October 15, 2012
By Rob L. Wagner
15 October 2012
“It’s a clear command of Shariah that any female that by any means plays (a) role in war against mujahideen (holy warriors) should be killed. Malala Yousufzai was playing a vital role in bucking up the emotions of Murtad (apostate) army and government of Pakistan, and was inviting Muslims to hate mujahideen.” — Tehreek-i-Taliban Pakistan
Excuse me, but how does anyone justify killing a 14-year-old girl?
Malala Yousufzai, the young Pakistani middle-school girl shot in the head last week by a TTP gunman because she wanted an education, probably didn’t think of herself as a courageous activist. The world cast her in that role and it almost killed her. Now she lies in a Pakistan hospital clinging to life.
She brought attention to Taliban military operations that left hundreds of girls’ schools in charred ruins and the terror campaigns to keep girls from getting an education.
After the shooting, Prime Minister Raja Pervez Ashraf described Malala as “true face of Pakistan.”
But what is the true face of Islam? Will Muslims allow the TTP to interpret Islam in their twisted way and present it as its “true face?”
In its statement, the TTP said, “If anyone argues about her young age, then the story of Hazrat Khidr in the Qu’ran (states that) while traveling with Prophet Musa (he) killed a child. Arguing about the reason of his killing, he said that the parents of this child were pious and in the future he (the child) would cause a bad name for them.”
The TTP rationalized Malala’s attempted assassination by offering the Sunnah about Hazrat Khidr, who in Islamic history is considered a righteous servant of God possessing immense wisdom and mystical powers.
It’s an affront to Muslims for self-appointed guardians of Islam to suggest that they possess the same wisdom and righteousness as Khidr. It’s also an insult to imply that they see the future and have direct communication with God.
Muslim organizations worldwide are seeking anti-blasphemy legislation in the West to protect all religions. Yet the TTP, Al-Qaeda and like-minded extremists are immune to the consequences of blasphemous behavior even as they employ pretzel logic to justify murder.
By generalizing and taking out of context verses from the Qur’an, extremists are no better than non-Muslims committing blasphemy. I, like most Muslims, bristle at the suggestion that I must defend Islam to non-Muslims because of the acts of individuals who apparently cannot read, write, nor have the wherewithal to find a reputable sheikh who can teach them the Qur’an and the Sunnah. Yet I am left with the nagging doubt that my refusal to stand up to gangsters has put people like Malala in danger. It stands to reason that if one is insulted over denigrating depictions of Islam by non-Muslims, one should be equally offended by the distortions of the Sunnah by Muslims to excuse their crimes.
We are witnessing courageous Muslims who have no tolerance for people hijacking Islam. Muslims worldwide condemned the 9/11 attacks in the strongest language possible, albeit those condemnations were under-reported in the American and European press. And more tangible efforts to fight intolerance can be found in Saudi Arabia, which has experienced remarkable success in its rehabilitation and deradicalization program of returning extremists to true Islam. The program has only a 10 to 15 percent recidivism rate.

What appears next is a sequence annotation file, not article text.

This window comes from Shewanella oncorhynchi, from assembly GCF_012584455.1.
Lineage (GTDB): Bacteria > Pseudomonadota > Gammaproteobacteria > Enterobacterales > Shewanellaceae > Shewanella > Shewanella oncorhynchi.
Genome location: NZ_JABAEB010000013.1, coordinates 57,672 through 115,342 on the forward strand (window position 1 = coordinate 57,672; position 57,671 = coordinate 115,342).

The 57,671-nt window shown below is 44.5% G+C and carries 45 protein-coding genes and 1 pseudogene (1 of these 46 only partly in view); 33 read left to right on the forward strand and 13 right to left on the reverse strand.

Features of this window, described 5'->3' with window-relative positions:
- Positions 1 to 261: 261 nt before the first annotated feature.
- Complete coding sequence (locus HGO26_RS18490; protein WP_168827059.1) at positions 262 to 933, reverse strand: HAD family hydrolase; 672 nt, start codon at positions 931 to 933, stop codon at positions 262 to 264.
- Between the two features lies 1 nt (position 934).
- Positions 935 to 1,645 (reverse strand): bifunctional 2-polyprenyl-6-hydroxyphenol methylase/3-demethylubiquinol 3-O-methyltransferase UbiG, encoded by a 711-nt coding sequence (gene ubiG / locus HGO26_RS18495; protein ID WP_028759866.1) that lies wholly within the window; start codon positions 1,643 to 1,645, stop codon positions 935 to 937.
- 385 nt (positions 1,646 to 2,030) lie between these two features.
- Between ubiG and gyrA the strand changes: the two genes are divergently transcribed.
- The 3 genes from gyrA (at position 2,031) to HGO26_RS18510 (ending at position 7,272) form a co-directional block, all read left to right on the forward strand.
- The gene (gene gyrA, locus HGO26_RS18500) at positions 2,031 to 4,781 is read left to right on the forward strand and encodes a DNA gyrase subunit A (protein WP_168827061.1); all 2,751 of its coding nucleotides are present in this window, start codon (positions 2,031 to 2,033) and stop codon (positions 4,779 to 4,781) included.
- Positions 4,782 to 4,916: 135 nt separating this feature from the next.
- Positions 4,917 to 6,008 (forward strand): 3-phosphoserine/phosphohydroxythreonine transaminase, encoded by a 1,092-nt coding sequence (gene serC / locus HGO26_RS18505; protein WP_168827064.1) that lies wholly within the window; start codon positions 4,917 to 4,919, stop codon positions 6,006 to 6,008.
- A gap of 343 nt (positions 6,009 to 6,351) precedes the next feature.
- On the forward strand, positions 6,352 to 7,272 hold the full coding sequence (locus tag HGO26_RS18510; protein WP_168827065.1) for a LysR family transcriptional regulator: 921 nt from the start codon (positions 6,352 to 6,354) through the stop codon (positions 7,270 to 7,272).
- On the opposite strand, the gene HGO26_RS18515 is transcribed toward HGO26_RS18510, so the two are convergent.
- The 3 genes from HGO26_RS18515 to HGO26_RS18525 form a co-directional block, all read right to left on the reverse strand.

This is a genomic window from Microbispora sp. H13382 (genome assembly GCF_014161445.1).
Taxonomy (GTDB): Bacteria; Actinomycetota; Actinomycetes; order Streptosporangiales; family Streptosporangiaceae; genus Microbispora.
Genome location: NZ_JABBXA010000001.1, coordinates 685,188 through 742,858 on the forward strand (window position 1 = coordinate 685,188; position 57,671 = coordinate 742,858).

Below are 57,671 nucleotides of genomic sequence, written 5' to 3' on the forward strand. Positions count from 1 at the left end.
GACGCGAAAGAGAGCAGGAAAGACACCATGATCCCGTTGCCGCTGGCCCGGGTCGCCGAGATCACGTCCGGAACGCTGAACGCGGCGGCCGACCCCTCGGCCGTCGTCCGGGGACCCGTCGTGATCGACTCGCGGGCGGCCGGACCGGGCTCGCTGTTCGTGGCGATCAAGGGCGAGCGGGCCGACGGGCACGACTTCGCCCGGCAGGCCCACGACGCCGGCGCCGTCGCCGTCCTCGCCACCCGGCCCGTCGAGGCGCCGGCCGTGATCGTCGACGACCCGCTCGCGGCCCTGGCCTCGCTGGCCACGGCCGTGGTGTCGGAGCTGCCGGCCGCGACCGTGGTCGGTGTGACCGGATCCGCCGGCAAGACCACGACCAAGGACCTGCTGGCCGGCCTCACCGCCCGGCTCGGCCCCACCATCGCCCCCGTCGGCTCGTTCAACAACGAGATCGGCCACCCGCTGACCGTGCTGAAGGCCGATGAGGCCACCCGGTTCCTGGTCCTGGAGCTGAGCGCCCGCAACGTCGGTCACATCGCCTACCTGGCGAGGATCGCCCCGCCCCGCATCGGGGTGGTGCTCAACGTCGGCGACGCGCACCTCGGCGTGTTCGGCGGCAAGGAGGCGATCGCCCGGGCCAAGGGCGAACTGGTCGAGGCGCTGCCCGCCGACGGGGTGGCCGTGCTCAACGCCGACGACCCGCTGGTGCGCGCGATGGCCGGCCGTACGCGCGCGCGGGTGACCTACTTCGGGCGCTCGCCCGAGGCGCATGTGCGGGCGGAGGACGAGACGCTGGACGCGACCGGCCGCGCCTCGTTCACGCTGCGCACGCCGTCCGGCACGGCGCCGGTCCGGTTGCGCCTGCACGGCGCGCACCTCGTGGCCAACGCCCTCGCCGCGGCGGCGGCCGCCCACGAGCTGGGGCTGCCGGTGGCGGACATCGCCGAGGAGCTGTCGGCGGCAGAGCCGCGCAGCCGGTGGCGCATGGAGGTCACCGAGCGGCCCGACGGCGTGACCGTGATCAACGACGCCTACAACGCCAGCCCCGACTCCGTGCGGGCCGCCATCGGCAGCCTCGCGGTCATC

More recently, thousands of Libyans crowded the streets of Benghazi to protest radicals’ killing four Americans, including Ambassador Christopher Stevens, at the US Embassy. Pakistanis have held demonstrations throughout Pakistan to voice support for Malala and condemn the Taliban.
A window has opened for the government of Pakistan, which appears to have growing popular support to crush militant organizations that disgrace Islam. The Pakistan Army is eager to avenge the shooting given its claim that it chased the Taliban from the Swat Valley in 2009.
Yet Malala’s attackers stopped the bus taking the girl and her 15 classmates to school in the center of the valley’s largest town of Mingora. Since the TTP appears to operate with impunity, it’s unlikely that the army has ability to wage an effective offensive, although under the chaotic circumstances in the region, the Pakistan government is doing the best it can. The true test for Pakistan is to stabilize the Swat Valley and create a deradicalization program similar to Saudi Arabia’s project. Pakistan also must put pressure on clerics to condemn violence in the name of Islam and to recognize that using religion as a weapon to gain political power through terror is in itself blasphemous.
If Muslim countries are going to demand that the West pass blasphemy laws to rein in hate speech, films and cartoons that denigrate Islam, then those countries must apply the same standard to its own people. A government official offers a $100,000 bounty to kill a filmmaker for insulting the Prophet. However, when he fails to offer the same bounty for the killers of children, the Muslim community should ask itself why it tolerates the double standard let alone offering the despicable bounty in the first place.
October 8, 2012
By Rob L. Wagner
8 October 2012
HERE’S some good news: HSBC bank will focus its Islamic financing operations in Saudi Arabia. Here’s the bad news: It’s dropping its Islamic banking operations in seven other countries, including the United Kingdom, and has already divested its assets in nearly 30 other countries.
HSBC’s reasons for getting out of the Islamic banking game in some countries is because of the pitiful state UK banks have been in since the global economic meltdown of 2008 and the restructuring efforts now underway to revive the industry. But HSBC, as a conventional bank, also could not really compete against the big Islamic banks.